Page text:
A Uyghur crowd in Urumqi in 2009, when ethnic riots in the Xinjiang region led China to ban Twitter.Credit…Peter Parks/Agence France-Presse — Getty Images

Despite the ban, China stepped up its own efforts to use the platform to extend the country’s sway overseas. Those moves intensified in 2019 when images of pro-democracy protests in Hong Kong spread across the global internet. China’s state media pushed back with tactics often reserved for its domestic audiences, accusing the Central Intelligence Agency of orchestrating the protests and repeatedly broadcasting lurid videos of protester violence while ignoring police brutality against the crowds.

A growing chorus of Chinese diplomats, many fresh to Twitter, began to echo the harsh tone of state media, shouting down critics and pointedly attacking countries that offered encouragement. Described as “Wolf Warriors” after a popular nationalist movie, these officials received support from a murky mass of botlike accounts. By the end of 2019, Twitter had identified and taken down many of the accounts. Facebook and YouTube followed with purges of their own.

Undaunted, China’s government redoubled its efforts when the coronavirus pandemic began. Many of the diplomats and state media representatives used Twitter to spread conspiracy theories, arguing that the coronavirus had been released from a U.S. bioweapons laboratory and calling into question the safety of mRNA vaccines.

Since then, inauthentic networks of bots posting alongside diplomats and state media have spread videos disputing human rights violations in Xinjiang; downplaying the disappearance of Peng Shuai, the Chinese professional tennis player who accused a top Chinese official of sexual assault; and buffing the success of the Winter Olympics in Beijing this year.

Through it all, Twitter has released reports on the networks, often with the help of cybersecurity experts who have linked them to China’s government or the Chinese Communist Party. The company was one of the first to label government-backed accounts, and more recently links to government media, as “China state affiliated.”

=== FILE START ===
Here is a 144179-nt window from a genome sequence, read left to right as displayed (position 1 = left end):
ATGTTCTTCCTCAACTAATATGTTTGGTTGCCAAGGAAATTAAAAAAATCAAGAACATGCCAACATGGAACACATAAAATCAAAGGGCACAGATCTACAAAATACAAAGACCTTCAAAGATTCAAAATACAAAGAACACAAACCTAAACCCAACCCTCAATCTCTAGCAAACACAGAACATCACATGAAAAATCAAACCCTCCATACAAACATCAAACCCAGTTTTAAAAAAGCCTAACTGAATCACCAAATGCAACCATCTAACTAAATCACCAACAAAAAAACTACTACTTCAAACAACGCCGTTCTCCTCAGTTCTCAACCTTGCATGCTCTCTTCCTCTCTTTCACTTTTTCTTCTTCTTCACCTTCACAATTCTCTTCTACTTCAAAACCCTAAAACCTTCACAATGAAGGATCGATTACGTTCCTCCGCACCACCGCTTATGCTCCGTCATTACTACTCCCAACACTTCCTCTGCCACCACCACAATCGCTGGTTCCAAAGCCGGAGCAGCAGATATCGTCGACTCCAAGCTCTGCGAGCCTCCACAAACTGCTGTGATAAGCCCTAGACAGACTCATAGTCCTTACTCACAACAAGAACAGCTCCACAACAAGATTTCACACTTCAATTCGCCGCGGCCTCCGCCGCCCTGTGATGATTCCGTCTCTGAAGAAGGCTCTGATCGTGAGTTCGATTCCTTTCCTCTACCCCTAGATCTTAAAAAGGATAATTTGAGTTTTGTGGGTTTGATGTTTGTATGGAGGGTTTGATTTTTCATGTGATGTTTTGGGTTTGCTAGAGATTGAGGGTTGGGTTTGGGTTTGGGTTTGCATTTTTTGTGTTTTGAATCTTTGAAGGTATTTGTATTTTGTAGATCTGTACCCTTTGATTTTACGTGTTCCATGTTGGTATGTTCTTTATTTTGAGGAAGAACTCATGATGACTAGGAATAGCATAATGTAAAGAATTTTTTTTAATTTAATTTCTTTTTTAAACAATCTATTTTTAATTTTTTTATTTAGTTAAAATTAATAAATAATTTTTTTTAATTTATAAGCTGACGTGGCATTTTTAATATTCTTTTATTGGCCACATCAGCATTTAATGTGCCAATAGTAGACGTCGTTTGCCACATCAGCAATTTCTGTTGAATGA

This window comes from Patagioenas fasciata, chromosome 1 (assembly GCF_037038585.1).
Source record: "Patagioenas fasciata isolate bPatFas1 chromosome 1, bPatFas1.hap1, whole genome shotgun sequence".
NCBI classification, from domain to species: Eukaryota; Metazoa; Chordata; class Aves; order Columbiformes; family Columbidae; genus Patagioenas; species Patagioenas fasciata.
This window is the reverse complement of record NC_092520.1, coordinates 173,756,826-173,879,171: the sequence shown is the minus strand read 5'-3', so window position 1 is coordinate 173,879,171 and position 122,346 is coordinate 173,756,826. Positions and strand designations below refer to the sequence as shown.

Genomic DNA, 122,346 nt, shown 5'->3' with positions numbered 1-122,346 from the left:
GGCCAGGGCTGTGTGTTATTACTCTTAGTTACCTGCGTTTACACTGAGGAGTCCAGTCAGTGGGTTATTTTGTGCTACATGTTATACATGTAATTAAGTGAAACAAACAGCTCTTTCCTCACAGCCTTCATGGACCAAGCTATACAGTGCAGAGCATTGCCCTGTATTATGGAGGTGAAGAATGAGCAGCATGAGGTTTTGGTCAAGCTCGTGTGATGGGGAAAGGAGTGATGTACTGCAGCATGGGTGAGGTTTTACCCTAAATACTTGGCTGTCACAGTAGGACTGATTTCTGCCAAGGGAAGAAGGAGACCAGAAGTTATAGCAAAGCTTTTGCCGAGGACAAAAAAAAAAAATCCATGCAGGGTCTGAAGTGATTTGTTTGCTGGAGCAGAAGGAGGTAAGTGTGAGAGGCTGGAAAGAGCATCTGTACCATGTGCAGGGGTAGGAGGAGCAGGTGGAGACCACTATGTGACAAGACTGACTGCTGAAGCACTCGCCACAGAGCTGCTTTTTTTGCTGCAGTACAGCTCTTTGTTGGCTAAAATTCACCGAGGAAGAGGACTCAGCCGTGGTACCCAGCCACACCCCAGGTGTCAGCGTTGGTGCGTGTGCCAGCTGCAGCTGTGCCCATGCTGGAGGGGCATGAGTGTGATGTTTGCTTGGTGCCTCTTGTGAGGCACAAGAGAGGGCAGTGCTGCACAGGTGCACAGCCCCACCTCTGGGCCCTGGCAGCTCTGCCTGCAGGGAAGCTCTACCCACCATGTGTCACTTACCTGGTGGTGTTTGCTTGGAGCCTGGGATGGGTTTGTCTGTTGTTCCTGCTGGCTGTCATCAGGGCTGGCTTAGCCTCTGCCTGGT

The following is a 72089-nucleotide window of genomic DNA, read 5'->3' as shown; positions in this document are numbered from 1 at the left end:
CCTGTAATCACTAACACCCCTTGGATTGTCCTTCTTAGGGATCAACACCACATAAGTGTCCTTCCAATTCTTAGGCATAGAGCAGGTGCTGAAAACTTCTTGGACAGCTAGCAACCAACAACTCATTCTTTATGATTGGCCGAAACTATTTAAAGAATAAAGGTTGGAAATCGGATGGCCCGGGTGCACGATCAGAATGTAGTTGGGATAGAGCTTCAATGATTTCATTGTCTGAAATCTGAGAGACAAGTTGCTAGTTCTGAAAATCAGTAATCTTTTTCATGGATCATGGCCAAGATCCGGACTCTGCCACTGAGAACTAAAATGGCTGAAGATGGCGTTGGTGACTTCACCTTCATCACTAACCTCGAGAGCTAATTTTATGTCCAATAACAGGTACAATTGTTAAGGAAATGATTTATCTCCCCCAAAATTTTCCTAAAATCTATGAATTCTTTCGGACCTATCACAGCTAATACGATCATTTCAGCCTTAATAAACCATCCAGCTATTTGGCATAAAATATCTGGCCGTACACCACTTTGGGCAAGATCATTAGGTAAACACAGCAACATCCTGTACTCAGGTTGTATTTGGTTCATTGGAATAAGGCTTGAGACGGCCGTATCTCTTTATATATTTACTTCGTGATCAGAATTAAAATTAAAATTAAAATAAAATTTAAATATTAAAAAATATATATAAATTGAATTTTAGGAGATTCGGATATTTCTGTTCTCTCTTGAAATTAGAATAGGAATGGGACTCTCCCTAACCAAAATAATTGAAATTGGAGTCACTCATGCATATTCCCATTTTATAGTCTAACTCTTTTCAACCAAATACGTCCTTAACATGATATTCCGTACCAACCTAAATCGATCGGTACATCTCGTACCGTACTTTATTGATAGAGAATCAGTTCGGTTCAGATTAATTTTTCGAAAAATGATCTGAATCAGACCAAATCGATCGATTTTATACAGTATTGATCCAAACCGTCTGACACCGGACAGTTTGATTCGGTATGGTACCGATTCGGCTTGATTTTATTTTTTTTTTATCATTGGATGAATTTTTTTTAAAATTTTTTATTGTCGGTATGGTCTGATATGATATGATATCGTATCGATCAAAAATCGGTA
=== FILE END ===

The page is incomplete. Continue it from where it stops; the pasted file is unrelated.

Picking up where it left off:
Even with knowledge of China’s techniques, Twitter has found it hard to stop the country’s information campaigns, said Darren Linvill, a professor at Clemson University who studies social media disinformation.

“It doesn’t matter if an individual account or even thousands of accounts are suspended,” he said in a written response. “They create more at an astounding rate, and by the time the account is suspended (which is often very quickly) the account has already done its job.”

How Elon Musk Bought Twitter

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A blockbuster deal. Elon Musk, the world’s wealthiest man, capped what seemed an improbable attempt by the famously mercurial billionaire to buy Twitter for roughly $44 billion. Here’s how the deal unfolded:

The initial offer. Mr. Musk made an unsolicited bid worth more than $40 billion for the influential social network, saying that he wanted to make Twitter a private company and that he wanted people to be able to speak more freely on the service.

The response. Twitter’s board countered Mr. Musk’s offer with a defense mechanism known as a “poison pill.” This well-worn corporate tactic makes a company less palatable to a potential acquirer by making it more expensive for them to buy shares above a certain threshold.

Securing financing. Though his original offer had scant details and was received skeptically by Wall Street, Mr. Musk moved swiftly to secure commitments worth $46.5 billion to finance his bid, putting pressure on Twitter’s board to take his advances seriously.

Striking a deal. With the financing in place, Twitter’s board met with Mr. Musk to discuss his offer. The two sides soon reached a deal, with the social media company agreeing to sell itself for $54.20 a share.